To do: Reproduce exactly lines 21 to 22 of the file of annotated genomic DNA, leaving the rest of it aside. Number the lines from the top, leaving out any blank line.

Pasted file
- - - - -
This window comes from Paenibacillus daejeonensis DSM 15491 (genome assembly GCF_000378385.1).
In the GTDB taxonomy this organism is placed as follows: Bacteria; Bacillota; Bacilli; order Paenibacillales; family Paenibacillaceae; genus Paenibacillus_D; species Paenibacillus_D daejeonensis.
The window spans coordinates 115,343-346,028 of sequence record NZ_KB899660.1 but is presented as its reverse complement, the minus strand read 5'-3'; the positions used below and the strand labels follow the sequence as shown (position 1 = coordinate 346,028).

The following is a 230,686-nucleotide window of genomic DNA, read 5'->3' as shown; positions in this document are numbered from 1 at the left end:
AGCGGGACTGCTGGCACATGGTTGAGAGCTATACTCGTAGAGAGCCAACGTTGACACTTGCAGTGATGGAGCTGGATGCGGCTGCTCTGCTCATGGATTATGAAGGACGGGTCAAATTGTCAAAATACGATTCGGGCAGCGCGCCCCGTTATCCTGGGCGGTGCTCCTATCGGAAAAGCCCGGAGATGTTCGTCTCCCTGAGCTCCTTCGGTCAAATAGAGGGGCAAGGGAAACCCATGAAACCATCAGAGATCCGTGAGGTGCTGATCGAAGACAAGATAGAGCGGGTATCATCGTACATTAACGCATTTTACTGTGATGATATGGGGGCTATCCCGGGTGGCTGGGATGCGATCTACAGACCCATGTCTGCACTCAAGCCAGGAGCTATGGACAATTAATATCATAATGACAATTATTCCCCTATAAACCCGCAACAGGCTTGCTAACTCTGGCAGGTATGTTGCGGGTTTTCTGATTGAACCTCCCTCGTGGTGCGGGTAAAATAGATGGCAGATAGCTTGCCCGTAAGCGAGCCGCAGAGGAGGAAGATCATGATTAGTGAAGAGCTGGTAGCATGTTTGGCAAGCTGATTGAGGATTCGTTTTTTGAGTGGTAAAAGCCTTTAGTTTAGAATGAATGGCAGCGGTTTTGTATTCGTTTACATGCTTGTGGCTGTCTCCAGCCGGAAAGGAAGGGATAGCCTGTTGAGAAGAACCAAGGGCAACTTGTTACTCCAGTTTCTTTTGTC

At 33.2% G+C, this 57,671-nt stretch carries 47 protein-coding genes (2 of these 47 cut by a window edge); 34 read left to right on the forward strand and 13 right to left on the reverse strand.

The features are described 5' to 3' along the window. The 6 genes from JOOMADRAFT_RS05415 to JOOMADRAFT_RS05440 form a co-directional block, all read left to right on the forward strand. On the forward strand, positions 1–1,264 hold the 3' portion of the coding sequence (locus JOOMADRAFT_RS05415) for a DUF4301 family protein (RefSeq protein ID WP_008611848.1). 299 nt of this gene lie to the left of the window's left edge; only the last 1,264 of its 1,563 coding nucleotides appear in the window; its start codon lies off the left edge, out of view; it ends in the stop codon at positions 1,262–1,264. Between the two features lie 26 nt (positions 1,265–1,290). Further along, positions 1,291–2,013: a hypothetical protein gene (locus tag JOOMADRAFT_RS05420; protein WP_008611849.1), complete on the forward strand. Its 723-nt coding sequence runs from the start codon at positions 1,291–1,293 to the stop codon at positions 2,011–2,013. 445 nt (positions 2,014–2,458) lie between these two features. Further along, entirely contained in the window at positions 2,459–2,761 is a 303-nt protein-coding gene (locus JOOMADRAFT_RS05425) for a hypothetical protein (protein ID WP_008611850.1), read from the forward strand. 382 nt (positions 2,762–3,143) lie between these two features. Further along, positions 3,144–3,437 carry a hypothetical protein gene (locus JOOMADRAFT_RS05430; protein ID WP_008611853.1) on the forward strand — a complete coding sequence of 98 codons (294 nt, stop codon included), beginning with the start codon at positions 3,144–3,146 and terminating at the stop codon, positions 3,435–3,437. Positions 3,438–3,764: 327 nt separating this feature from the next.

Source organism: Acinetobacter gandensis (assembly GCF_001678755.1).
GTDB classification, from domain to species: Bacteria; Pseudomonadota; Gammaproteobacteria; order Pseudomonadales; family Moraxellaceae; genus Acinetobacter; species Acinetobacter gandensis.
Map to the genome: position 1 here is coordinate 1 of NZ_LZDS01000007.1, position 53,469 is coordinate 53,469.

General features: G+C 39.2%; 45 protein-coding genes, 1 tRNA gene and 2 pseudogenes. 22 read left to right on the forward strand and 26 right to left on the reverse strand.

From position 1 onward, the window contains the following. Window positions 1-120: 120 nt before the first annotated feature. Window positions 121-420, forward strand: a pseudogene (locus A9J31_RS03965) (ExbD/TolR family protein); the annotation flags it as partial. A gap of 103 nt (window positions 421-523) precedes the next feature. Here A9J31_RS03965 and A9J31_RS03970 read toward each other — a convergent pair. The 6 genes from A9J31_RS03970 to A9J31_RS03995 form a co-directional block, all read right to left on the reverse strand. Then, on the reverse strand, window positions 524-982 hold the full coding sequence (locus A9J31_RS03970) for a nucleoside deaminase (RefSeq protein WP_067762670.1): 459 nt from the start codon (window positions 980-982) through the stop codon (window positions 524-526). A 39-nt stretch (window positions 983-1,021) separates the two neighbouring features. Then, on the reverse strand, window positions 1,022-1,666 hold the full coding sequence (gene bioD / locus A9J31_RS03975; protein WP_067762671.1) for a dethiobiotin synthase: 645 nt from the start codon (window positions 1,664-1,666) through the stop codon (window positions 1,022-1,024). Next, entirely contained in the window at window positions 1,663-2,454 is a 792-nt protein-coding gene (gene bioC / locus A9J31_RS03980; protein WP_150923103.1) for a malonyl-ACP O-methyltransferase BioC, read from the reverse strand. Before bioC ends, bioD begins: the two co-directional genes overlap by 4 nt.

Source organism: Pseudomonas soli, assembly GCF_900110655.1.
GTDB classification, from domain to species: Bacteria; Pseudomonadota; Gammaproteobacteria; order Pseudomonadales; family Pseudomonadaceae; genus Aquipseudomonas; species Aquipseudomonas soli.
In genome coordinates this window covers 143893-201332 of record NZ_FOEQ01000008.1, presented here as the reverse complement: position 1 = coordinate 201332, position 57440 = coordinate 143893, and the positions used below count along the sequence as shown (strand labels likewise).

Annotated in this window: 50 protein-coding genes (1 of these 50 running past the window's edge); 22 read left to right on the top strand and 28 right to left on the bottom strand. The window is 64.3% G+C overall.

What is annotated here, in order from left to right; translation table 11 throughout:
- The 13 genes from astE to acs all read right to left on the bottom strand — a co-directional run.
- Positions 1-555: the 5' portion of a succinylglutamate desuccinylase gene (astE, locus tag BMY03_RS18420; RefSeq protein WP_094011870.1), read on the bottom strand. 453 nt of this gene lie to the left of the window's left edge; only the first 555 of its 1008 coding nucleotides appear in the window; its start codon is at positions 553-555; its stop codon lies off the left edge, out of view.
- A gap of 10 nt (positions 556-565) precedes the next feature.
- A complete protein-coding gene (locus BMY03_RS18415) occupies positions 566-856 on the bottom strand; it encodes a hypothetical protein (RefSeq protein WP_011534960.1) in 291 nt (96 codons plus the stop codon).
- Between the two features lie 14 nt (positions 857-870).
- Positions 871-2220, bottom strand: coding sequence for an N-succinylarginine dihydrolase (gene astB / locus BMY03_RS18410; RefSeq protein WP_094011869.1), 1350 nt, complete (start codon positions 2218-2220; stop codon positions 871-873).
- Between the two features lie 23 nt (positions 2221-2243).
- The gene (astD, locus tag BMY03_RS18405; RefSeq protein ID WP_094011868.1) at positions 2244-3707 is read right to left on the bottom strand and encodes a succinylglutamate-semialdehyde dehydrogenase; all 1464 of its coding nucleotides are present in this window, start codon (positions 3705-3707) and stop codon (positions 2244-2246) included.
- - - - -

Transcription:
- A complete protein-coding gene (locus BMY03_RS18415) occupies positions 566-856 on the bottom strand; it encodes a hypothetical protein (RefSeq protein WP_011534960.1) in 291 nt (96 codons plus the stop codon).
- Between the two features lie 14 nt (positions 857-870).